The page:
The Chinese Community Benevolent Association (CCBA)

A booming Chinatown flourished along the south side of Pennsylvania Avenue in Washington, DC. Chinese laundries, restaurants and drugstores popped up. And traditional tongs, confraternities that protect their members from racial discrimination, became active in the community.

In the past, many immigrants came from Hong Kong, Taiwan and the People’s Republic of China. Today, the majority of newcomers are families from the latter country.

The History of Chinatowns

The Chinatowns of America tell a multilayered story of welcome, rejection, and acceptance. They remain today a unique place where people connect to family, community, and a history that has formed the American experience.

After the Civil War and the passage of the Chinese Exclusion Act, new immigration to America slowed. But many older immigrants, mostly men, continued to live in Chinatowns where they operated restaurants and small businesses. The communities formed strong organizations of mutual support including social societies and family and district associations.

These groups helped ward off attacks by angry mobs and the spread of false information about the community, such as accusations that it was a center of prostitution and criminal activity. They also developed strategies for preserving their historic buildings, which were often cramped tenement apartments with kitchens in hallways or utility rooms. The tenements were often built from the 1820s through the early 1920s as a result of a frenzy of bank lending and real estate investment.

Community Organizations

In addition to serving as an information center for Chinese community members CCBA also works with City government agencies to resolve ongoing problems in Chinatown such as unsafe streets, insufficient parking and confusing sanitation enforcement regulations. It also organizes and promotes social and cultural events.

Historically Chinese immigrants formed social organizations based on their area of origin, district or village as well as family associations based on their surname. These organization helped the migrants acclimate to the new environment and survive in a new and strange land.

In the early 1900s new political, clan and county organizations started to compete with CCBA for power and loyalty of the community. This weakened the CCBA’s position as leader and eventually created factions in the community. WCCA is dedicated to serving the Chinese community and working collaboratively with other communities to build a stronger and more inclusive society. Their motto “Together, Better” encapsulates their vision for unity and collaboration.

Political Organizations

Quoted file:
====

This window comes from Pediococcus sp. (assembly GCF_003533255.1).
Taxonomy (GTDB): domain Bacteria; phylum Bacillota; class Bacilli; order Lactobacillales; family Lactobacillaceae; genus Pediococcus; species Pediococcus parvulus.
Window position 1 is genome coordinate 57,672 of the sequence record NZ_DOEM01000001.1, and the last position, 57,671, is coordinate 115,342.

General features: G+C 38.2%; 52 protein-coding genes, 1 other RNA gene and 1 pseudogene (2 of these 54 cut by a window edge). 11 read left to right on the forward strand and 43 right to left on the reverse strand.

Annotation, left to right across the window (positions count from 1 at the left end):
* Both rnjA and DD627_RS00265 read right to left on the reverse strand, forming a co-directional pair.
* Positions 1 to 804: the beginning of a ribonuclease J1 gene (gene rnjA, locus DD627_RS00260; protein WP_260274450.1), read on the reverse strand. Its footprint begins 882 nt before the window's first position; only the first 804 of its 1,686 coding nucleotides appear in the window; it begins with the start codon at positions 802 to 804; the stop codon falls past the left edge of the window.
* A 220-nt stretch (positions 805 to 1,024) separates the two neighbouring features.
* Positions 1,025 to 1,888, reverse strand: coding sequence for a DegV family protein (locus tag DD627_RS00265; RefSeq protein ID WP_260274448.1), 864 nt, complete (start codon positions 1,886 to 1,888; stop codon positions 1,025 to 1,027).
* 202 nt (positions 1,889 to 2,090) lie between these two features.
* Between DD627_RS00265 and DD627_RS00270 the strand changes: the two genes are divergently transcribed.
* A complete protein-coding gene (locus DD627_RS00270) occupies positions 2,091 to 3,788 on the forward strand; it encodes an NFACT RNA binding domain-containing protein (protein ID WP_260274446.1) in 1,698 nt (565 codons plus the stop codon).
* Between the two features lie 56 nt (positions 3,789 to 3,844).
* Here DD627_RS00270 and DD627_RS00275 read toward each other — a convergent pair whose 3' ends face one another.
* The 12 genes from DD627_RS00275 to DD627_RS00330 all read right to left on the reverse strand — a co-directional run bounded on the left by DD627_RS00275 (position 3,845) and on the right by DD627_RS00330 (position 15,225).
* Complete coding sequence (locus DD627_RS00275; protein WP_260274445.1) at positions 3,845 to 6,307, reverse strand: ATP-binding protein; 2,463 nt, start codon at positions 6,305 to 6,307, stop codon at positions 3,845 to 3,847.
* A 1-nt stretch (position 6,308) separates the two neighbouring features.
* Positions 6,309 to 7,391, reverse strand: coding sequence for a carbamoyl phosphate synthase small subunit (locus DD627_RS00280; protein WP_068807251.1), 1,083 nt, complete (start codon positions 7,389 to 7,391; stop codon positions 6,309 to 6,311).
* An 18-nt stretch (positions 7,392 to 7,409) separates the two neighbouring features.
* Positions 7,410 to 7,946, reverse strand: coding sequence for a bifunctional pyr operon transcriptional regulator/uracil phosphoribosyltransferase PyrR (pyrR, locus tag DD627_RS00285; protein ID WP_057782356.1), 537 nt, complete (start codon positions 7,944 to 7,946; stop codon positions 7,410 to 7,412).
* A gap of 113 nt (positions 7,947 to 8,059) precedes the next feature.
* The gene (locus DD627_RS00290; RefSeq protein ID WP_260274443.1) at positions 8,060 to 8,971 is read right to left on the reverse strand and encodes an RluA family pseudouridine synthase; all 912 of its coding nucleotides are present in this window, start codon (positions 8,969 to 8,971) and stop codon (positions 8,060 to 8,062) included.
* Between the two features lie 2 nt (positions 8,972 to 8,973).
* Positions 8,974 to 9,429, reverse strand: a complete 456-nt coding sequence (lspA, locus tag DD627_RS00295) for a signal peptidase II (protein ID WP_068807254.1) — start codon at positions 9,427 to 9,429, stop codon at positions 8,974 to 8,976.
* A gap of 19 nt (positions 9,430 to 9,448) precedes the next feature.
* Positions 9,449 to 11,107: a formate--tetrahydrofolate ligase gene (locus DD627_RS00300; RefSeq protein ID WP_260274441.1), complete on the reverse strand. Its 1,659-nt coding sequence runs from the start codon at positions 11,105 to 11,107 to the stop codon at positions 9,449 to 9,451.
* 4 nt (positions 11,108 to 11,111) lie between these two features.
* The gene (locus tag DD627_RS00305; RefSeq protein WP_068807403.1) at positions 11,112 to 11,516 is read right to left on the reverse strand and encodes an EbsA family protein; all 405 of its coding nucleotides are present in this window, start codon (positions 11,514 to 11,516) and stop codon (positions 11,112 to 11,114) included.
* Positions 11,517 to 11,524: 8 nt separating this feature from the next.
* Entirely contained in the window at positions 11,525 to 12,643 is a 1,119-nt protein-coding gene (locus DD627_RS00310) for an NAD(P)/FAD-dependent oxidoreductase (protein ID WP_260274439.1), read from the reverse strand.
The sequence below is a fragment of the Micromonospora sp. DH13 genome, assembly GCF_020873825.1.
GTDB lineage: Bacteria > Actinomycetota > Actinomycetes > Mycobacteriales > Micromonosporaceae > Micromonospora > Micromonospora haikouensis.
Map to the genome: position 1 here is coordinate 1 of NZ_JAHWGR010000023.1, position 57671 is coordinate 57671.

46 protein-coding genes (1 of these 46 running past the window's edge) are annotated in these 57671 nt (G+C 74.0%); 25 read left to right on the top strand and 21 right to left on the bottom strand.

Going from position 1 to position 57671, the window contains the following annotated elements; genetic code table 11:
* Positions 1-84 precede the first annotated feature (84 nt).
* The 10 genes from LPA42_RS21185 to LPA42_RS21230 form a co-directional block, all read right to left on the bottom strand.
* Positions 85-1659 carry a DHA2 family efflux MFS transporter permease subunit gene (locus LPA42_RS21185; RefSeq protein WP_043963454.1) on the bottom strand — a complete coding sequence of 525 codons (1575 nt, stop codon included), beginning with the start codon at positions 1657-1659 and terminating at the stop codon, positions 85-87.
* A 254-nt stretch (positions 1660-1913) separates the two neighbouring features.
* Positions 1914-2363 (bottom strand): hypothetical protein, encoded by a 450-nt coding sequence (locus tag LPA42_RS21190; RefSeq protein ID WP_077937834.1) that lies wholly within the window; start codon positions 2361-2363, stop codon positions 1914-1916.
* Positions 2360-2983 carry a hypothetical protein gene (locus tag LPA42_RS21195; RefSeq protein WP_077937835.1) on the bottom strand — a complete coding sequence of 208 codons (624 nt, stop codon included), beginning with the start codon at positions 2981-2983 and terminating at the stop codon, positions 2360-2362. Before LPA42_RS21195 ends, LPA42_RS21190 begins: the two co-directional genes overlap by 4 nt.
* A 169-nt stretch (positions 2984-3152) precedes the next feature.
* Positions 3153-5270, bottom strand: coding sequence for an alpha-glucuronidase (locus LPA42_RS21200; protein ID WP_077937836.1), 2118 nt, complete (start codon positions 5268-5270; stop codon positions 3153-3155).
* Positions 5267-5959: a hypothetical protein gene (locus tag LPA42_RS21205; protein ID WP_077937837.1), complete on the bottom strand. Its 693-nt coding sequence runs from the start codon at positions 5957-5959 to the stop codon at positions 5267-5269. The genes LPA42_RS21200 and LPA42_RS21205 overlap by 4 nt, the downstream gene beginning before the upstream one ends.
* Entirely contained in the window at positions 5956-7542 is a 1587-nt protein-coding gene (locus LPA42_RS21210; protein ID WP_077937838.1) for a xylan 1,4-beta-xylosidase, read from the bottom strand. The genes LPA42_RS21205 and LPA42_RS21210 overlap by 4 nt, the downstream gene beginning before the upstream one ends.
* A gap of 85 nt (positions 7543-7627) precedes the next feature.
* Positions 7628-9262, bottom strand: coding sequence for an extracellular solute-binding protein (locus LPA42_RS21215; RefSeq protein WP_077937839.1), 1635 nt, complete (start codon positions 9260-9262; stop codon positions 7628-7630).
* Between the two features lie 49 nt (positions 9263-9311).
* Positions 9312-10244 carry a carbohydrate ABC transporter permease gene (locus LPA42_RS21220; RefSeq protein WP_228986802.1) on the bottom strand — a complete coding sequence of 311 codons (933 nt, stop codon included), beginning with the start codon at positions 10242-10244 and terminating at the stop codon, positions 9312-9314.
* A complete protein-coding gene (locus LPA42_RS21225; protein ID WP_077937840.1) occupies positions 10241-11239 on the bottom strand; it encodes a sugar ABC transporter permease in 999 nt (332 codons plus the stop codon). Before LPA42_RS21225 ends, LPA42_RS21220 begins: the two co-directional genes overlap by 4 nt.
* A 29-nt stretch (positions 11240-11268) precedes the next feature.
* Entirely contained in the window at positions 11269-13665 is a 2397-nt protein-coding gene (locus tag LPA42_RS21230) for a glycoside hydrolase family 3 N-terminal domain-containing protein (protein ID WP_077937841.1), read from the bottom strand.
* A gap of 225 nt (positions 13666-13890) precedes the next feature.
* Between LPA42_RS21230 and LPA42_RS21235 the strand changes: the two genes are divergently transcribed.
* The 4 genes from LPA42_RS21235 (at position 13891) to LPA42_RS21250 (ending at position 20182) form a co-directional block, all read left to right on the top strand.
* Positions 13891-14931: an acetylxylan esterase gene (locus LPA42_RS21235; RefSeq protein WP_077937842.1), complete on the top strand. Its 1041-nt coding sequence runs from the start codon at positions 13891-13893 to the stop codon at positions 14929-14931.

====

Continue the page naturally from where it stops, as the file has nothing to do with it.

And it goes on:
China’s vast network of united front groups has been linked to political interference and economic espionage. Universities with ties to the UFWD have been accused of suppressing academic freedom and mobilising students for nationalistic activities. Many of these organisations have overseas branches. Citizens face reprisals—from censored writings to travel restrictions and demotion to prison—for expressing views critical of the CCP’s governance or Xi Jinping. Administrators of social media platforms monitor conversations to ensure compliance with government content restrictions.

Despite officially being a democracy, elections rarely provide any meaningful opportunity for Chinese citizens to participate in politics. Minorities, women, and LGBT+ people are underrepresented in top positions of the state. Government propaganda seeks to negatively associate Western culture with AIDS and homosexuality, exacerbating discrimination against these communities. The legal system is also compromised by arbitrary regulatory obstacles, debilitating censorship, and demand for bribes.

Cultural Organizations

The Chinese Consolidated Benevolent Association is one of the most prominent community organizations in Chinatown. It performed a quasi-governmental role in the early history of New York’s Chinatown and helped many residents achieve their goals of business ownership by supporting them financially and providing training. Today, CCBA has local agencies in 26 cities with significant Chinese communities.

The organization celebrates and enriches a diverse regional community by sharing the splendor of Chinese cultural heritage through universal language of dance. Its programs and activities provide educational opportunities for children and adults, foster a stronger sense of belonging among the Asian community and beyond, and promote cross-cultural understanding.

The organization is dedicated to preserving the Chinese culture and traditions in West Michigan. It also promotes the development of business partnerships between Chinese and non-Chinese businesses, and provides community outreach services. It has a strong focus on civic responsibility and helps youth participate in volunteer community service projects.

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